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Reviewed by:
  • The Life and Thought of Henry Nelson Wieman, An American Philosopher by W. Creighton Peden
  • Cedric L. Heppler
The Life and Thought of Henry Nelson Wieman, An American Philosopher. W. Creighton Peden. Lewiston, NY: Edwin Mellen Press, 2010. 236 pp. $149.50 cloth.

The thought of Henry Nelson Wieman is ripe unto the harvest. Although several scholars have written extensively on the thought of Wieman, they have tended to concentrate on what has been dubbed the “most” important aspect of Wieman’s thought, namely, his concept of “God.” And these scholars, still more narrowly, have tended to treat Wieman’s concept of God based on their looking at only one book by Wieman, The Source of Human Good. This leaves a great deal of what Wieman had to say about his concept of God unattended to.

In this book, Creighton Peden has gone a long way in rectifying such a gap by focusing more fully on Wieman’s thought, which spanned nearly sixty years. The God concept was only one of Wieman’s matters of concern. Wieman insisted that the God concept was relevant only when it was thought of and acted on in the context of making a difference in human lives with respect to specific times, places, and concerns.

In the six chapters of part 2 of this book, Peden has distilled from his wide reading of the works of Wieman—covering practically all of Wieman’s career—a very important critical analysis of the contextual importance of Wieman for his generation and, I might add, future generations. That is a claim that I can only hint at, but I can venture a question that may provide a basis for the claim: If the God concept is supposed to be that which is the “ultimate concern” of humans, then why is it that, with all the gods and goddesses all over the world, we humans seem to have no concern for the difference that the God concept makes in our lives? Why in the name of God do we choose death so often instead of life?

Further, Peden has done more in this book than just critically analyze Wieman’s thought and its contextual importance for human life and history. Peden has also had the foresight to ask Wieman’s daughter Kendra and her husband, Huston Smith, to write brief remembrances of Wieman. Although each of these statements is short, each reveals Wieman’s influence in an objective manner.

There are three parts to Peden’s work in this book. Other than his part 2 of critical analysis, there is part 1, “The Confession of a Religious Seeker,” written by Wieman (from internal evidence) in 1948 after he had left Chicago; and there is part 3, “A Dialogue with Henry N. Wieman,” conducted in 1971 in Grinnell, IA, where Wieman and his wife were living in retirement. One [End Page 283] has to be impressed with Wieman’s “answers” to Peden’s “questions” in this dialogue, as Wieman turned 87 in August 1971. He was soon to turn 88, and he spoke honestly and critically of his career going all the way back to his days at Harvard, 1915–1917.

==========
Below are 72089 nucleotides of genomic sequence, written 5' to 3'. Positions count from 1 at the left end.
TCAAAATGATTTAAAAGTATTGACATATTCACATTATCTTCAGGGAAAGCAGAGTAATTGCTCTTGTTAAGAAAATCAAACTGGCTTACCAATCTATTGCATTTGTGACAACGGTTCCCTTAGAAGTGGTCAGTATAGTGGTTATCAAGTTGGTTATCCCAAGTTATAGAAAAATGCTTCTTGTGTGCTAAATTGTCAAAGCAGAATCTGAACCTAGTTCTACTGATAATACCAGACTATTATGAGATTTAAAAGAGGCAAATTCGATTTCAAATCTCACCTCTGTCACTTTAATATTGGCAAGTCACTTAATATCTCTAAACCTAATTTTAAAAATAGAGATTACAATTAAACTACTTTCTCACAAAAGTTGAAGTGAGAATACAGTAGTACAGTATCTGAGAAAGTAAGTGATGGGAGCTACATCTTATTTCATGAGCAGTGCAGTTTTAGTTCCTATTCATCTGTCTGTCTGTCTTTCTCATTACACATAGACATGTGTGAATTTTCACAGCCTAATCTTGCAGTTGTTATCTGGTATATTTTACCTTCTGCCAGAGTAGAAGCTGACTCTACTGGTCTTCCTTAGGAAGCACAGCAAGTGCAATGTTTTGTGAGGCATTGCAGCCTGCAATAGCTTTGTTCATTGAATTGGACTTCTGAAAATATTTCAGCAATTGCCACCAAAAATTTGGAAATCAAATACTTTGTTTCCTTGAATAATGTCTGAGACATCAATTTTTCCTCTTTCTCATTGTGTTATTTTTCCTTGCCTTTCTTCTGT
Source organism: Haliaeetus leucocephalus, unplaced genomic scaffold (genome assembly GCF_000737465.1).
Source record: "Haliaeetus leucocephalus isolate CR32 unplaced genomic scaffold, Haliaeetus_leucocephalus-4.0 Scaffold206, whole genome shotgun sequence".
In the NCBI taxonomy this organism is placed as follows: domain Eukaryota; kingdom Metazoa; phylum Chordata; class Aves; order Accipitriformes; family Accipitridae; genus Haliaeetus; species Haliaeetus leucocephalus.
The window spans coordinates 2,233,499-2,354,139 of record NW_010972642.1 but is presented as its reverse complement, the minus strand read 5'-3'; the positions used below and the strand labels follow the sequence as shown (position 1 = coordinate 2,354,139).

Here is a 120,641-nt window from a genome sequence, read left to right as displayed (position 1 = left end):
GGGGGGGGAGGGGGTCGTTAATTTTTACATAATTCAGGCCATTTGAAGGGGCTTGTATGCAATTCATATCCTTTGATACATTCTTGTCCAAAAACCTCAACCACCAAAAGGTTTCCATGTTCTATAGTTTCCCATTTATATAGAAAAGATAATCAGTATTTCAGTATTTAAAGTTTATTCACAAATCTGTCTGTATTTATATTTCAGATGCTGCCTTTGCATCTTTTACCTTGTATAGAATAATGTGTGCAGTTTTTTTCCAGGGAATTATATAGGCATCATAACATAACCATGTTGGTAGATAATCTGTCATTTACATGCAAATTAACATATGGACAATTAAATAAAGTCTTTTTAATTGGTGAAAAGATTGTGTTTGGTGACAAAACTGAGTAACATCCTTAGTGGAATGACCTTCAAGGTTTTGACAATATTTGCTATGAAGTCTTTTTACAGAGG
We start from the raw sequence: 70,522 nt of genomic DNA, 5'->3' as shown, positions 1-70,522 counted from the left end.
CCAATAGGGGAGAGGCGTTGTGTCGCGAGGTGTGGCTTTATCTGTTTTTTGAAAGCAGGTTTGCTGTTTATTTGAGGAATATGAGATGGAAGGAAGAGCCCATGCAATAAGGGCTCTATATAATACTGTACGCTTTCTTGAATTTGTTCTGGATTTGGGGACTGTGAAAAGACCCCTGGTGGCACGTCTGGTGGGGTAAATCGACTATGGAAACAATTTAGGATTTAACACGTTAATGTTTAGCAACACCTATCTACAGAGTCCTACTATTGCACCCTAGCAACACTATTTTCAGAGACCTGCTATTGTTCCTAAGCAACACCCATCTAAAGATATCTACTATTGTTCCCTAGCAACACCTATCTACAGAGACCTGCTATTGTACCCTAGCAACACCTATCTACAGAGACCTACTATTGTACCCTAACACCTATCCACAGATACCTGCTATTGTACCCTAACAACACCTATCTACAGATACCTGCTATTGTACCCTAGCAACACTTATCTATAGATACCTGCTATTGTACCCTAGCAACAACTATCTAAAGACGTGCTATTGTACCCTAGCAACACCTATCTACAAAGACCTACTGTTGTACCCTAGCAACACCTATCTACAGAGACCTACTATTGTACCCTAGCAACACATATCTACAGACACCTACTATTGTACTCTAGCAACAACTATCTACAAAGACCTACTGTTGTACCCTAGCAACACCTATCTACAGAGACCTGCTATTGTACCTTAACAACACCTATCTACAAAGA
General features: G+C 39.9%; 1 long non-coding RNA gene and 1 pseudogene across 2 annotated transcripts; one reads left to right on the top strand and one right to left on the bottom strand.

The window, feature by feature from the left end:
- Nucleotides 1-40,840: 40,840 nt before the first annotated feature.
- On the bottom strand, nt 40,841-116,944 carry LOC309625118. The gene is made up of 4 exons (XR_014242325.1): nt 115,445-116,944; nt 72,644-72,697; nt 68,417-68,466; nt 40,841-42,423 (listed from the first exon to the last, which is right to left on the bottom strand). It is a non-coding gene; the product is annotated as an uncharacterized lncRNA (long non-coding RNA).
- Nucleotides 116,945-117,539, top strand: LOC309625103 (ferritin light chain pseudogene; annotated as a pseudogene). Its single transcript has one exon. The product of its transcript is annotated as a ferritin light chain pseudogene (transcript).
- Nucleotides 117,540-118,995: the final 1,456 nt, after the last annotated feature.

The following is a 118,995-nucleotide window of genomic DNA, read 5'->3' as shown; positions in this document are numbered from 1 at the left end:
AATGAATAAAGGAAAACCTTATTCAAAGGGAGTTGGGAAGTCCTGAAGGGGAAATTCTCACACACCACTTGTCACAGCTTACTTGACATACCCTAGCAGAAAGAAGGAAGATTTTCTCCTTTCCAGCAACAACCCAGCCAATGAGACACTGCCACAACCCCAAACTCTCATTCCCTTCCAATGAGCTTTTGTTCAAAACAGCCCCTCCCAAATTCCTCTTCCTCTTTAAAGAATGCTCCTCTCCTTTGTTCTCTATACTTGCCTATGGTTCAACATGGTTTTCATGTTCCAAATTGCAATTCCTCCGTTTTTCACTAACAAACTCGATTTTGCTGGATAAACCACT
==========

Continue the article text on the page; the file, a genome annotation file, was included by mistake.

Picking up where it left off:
Here in part 3, Wieman speaks of those who influenced him, both teachers and those whom he met in interchange or whom he read. He speaks of his ideas and concepts; how he changed his mind about ideas or circumstances or the thought of others; what he considered his weaknesses and his strengths. To the point: Peden was able to structure a final “confession” from a “religious seeker” at the close of his life. I have appreciated what Peden did here ever since I read it years ago in the pages of the journal Religious Humanism.

Part 1, “The Confession of a Religious Seeker” is Wieman’s open and honest assessment of himself and his circumstances. There are fourteen sections to this confession, but I will mention only several—anyone interested in the life and thought of Wieman would do well to read it completely.

Section 8 is about Wieman’s two years at Harvard University in the philosophy department for his doctorate in philosophy under...

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Additional Information

ISSN
2156-4795
Print ISSN
0194-3448
Pages
pp. 283-286
Launched on MUSE
2015-10-31
Open Access
No
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